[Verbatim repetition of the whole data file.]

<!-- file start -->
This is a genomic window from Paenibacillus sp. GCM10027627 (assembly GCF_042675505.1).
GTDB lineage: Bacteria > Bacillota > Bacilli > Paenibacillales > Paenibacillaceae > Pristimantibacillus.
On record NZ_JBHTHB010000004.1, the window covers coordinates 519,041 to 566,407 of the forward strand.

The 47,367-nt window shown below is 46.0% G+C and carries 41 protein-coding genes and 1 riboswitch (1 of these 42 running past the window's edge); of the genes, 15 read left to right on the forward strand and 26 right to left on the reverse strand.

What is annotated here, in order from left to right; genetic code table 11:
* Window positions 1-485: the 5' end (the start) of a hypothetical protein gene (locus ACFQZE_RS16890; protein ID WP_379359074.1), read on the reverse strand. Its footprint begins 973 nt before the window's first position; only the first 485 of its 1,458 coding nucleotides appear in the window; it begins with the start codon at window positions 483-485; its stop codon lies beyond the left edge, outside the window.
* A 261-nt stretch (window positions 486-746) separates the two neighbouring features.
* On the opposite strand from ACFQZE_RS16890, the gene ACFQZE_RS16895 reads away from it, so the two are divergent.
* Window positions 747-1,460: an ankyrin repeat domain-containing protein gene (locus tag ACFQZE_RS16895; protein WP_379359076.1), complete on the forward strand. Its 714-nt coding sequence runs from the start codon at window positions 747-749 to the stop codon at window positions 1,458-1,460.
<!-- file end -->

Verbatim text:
This is a genomic window from Paenibacillus sp. GCM10027627 (assembly GCF_042675505.1).
GTDB lineage: Bacteria > Bacillota > Bacilli > Paenibacillales > Paenibacillaceae > Pristimantibacillus.
On record NZ_JBHTHB010000004.1, the window covers coordinates 519,041 to 566,407 of the forward strand.

The 47,367-nt window shown below is 46.0% G+C and carries 41 protein-coding genes and 1 riboswitch (1 of these 42 running past the window's edge); of the genes, 15 read left to right on the forward strand and 26 right to left on the reverse strand.

What is annotated here, in order from left to right; genetic code table 11:
* Window positions 1-485: the 5' end (the start) of a hypothetical protein gene (locus ACFQZE_RS16890; protein ID WP_379359074.1), read on the reverse strand. Its footprint begins 973 nt before the window's first position; only the first 485 of its 1,458 coding nucleotides appear in the window; it begins with the start codon at window positions 483-485; its stop codon lies beyond the left edge, outside the window.
* A 261-nt stretch (window positions 486-746) separates the two neighbouring features.
* On the opposite strand from ACFQZE_RS16890, the gene ACFQZE_RS16895 reads away from it, so the two are divergent.
* Window positions 747-1,460: an ankyrin repeat domain-containing protein gene (locus tag ACFQZE_RS16895; protein WP_379359076.1), complete on the forward strand. Its 714-nt coding sequence runs from the start codon at window positions 747-749 to the stop codon at window positions 1,458-1,460.